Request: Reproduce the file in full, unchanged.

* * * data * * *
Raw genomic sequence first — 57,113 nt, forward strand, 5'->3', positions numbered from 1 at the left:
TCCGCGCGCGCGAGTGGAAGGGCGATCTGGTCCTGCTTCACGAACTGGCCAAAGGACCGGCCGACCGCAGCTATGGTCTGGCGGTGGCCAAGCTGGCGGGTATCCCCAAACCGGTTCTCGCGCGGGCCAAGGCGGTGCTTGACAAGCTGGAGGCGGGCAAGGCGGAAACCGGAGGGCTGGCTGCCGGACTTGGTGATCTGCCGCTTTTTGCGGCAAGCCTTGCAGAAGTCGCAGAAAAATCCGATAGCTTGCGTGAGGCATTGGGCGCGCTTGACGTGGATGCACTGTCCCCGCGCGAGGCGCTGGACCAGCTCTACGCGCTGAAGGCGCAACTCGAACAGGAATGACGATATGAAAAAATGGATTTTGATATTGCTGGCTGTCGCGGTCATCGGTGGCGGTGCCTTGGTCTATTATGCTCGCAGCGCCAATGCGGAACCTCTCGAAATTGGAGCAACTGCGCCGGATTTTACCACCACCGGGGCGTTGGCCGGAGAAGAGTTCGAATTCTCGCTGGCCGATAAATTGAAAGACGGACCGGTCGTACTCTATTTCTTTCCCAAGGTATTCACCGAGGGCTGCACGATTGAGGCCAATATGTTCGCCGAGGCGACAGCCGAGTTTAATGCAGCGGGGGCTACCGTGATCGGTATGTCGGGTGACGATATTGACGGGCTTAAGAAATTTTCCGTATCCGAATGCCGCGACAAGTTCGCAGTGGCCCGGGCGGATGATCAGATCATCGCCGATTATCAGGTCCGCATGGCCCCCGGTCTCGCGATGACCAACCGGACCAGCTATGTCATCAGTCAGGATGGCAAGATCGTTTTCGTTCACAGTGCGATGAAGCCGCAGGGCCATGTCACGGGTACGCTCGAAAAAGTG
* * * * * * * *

Raw genomic sequence first — 57,113 nt, forward strand, 5'->3', positions numbered from 1 at the left:
TCCGCGCGCGCGAGTGGAAGGGCGATCTGGTCCTGCTTCACGAACTGGCCAAAGGACCGGCCGACCGCAGCTATGGTCTGGCGGTGGCCAAGCTGGCGGGTATCCCCAAACCGGTTCTCGCGCGGGCCAAGGCGGTGCTTGACAAGCTGGAGGCGGGCAAGGCGGAAACCGGAGGGCTGGCTGCCGGACTTGGTGATCTGCCGCTTTTTGCGGCAAGCCTTGCAGAAGTCGCAGAAAAATCCGATAGCTTGCGTGAGGCATTGGGCGCGCTTGACGTGGATGCACTGTCCCCGCGCGAGGCGCTGGACCAGCTCTACGCGCTGAAGGCGCAACTCGAACAGGAATGACGATATGAAAAAATGGATTTTGATATTGCTGGCTGTCGCGGTCATCGGTGGCGGTGCCTTGGTCTATTATGCTCGCAGCGCCAATGCGGAACCTCTCGAAATTGGAGCAACTGCGCCGGATTTTACCACCACCGGGGCGTTGGCCGGAGAAGAGTTCGAATTCTCGCTGGCCGATAAATTGAAAGACGGACCGGTCGTACTCTATTTCTTTCCCAAGGTATTCACCGAGGGCTGCACGATTGAGGCCAATATGTTCGCCGAGGCGACAGCCGAGTTTAATGCAGCGGGGGCTACCGTGATCGGTATGTCGGGTGACGATATTGACGGGCTTAAGAAATTTTCCGTATCCGAATGCCGCGACAAGTTCGCAGTGGCCCGGGCGGATGATCAGATCATCGCCGATTATCAGGTCCGCATGGCCCCCGGTCTCGCGATGACCAACCGGACCAGCTATGTCATCAGTCAGGATGGCAAGATCGTTTTCGTTCACAGTGCGATGAAGCCGCAGGGCCATGTCACGGGTACGCTCGAAAAAGTG